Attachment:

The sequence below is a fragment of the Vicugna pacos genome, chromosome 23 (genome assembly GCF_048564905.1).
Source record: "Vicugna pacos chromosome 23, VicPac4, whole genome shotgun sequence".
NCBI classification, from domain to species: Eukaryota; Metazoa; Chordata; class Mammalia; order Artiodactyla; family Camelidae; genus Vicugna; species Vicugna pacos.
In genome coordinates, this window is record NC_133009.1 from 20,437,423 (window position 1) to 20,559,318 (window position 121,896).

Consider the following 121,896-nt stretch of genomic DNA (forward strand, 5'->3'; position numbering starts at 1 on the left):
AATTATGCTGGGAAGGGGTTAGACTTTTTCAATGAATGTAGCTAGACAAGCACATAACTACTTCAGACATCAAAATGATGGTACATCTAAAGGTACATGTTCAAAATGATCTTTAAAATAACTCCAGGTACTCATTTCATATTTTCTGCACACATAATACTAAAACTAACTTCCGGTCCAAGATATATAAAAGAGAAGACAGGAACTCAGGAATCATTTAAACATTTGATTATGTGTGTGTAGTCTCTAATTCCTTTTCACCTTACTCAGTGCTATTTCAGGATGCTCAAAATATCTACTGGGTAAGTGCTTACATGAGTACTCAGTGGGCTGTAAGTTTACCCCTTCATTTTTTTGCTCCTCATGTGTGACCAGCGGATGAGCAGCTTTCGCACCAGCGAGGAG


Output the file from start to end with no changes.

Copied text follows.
The sequence below is a fragment of the Vicugna pacos genome, chromosome 23 (genome assembly GCF_048564905.1).
Source record: "Vicugna pacos chromosome 23, VicPac4, whole genome shotgun sequence".
NCBI classification, from domain to species: Eukaryota; Metazoa; Chordata; class Mammalia; order Artiodactyla; family Camelidae; genus Vicugna; species Vicugna pacos.
In genome coordinates, this window is record NC_133009.1 from 20,437,423 (window position 1) to 20,559,318 (window position 121,896).

Consider the following 121,896-nt stretch of genomic DNA (forward strand, 5'->3'; position numbering starts at 1 on the left):
AATTATGCTGGGAAGGGGTTAGACTTTTTCAATGAATGTAGCTAGACAAGCACATAACTACTTCAGACATCAAAATGATGGTACATCTAAAGGTACATGTTCAAAATGATCTTTAAAATAACTCCAGGTACTCATTTCATATTTTCTGCACACATAATACTAAAACTAACTTCCGGTCCAAGATATATAAAAGAGAAGACAGGAACTCAGGAATCATTTAAACATTTGATTATGTGTGTGTAGTCTCTAATTCCTTTTCACCTTACTCAGTGCTATTTCAGGATGCTCAAAATATCTACTGGGTAAGTGCTTACATGAGTACTCAGTGGGCTGTAAGTTTACCCCTTCATTTTTTTGCTCCTCATGTGTGACCAGCGGATGAGCAGCTTTCGCACCAGCGAGGAG